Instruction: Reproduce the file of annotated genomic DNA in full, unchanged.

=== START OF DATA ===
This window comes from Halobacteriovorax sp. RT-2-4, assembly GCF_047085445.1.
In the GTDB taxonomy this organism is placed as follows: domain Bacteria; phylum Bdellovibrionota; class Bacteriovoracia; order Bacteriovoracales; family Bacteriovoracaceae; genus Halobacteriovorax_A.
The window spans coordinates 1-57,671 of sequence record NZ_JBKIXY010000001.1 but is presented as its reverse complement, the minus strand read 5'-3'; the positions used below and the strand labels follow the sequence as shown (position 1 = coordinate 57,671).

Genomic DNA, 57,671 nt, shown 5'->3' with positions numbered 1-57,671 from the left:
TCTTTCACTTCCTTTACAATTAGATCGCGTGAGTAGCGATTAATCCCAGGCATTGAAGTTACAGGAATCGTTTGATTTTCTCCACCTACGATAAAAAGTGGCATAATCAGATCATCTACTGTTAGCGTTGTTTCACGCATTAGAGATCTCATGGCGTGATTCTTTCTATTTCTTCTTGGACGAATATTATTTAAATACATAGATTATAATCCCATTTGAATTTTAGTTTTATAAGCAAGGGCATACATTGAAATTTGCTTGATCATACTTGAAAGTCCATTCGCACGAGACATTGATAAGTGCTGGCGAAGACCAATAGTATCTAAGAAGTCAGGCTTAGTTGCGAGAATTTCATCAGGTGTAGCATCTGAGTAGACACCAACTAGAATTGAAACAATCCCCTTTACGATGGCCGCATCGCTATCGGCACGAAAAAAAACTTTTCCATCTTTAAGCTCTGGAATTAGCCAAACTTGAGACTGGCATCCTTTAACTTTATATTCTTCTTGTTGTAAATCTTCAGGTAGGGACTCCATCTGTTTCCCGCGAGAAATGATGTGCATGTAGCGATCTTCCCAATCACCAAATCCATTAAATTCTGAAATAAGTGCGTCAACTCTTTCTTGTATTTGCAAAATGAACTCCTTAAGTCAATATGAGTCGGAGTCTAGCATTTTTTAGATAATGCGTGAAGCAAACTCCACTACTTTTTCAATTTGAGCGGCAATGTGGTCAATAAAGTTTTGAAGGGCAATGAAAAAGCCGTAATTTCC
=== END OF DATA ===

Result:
This window comes from Halobacteriovorax sp. RT-2-4, assembly GCF_047085445.1.
In the GTDB taxonomy this organism is placed as follows: domain Bacteria; phylum Bdellovibrionota; class Bacteriovoracia; order Bacteriovoracales; family Bacteriovoracaceae; genus Halobacteriovorax_A.
The window spans coordinates 1-57,671 of sequence record NZ_JBKIXY010000001.1 but is presented as its reverse complement, the minus strand read 5'-3'; the positions used below and the strand labels follow the sequence as shown (position 1 = coordinate 57,671).

Genomic DNA, 57,671 nt, shown 5'->3' with positions numbered 1-57,671 from the left:
TCTTTCACTTCCTTTACAATTAGATCGCGTGAGTAGCGATTAATCCCAGGCATTGAAGTTACAGGAATCGTTTGATTTTCTCCACCTACGATAAAAAGTGGCATAATCAGATCATCTACTGTTAGCGTTGTTTCACGCATTAGAGATCTCATGGCGTGATTCTTTCTATTTCTTCTTGGACGAATATTATTTAAATACATAGATTATAATCCCATTTGAATTTTAGTTTTATAAGCAAGGGCATACATTGAAATTTGCTTGATCATACTTGAAAGTCCATTCGCACGAGACATTGATAAGTGCTGGCGAAGACCAATAGTATCTAAGAAGTCAGGCTTAGTTGCGAGAATTTCATCAGGTGTAGCATCTGAGTAGACACCAACTAGAATTGAAACAATCCCCTTTACGATGGCCGCATCGCTATCGGCACGAAAAAAAACTTTTCCATCTTTAAGCTCTGGAATTAGCCAAACTTGAGACTGGCATCCTTTAACTTTATATTCTTCTTGTTGTAAATCTTCAGGTAGGGACTCCATCTGTTTCCCGCGAGAAATGATGTGCATGTAGCGATCTTCCCAATCACCAAATCCATTAAATTCTGAAATAAGTGCGTCAACTCTTTCTTGTATTTGCAAAATGAACTCCTTAAGTCAATATGAGTCGGAGTCTAGCATTTTTTAGATAATGCGTGAAGCAAACTCCACTACTTTTTCAATTTGAGCGGCAATGTGGTCAATAAAGTTTTGAAGGGCAATGAAAAAGCCGTAATTTCC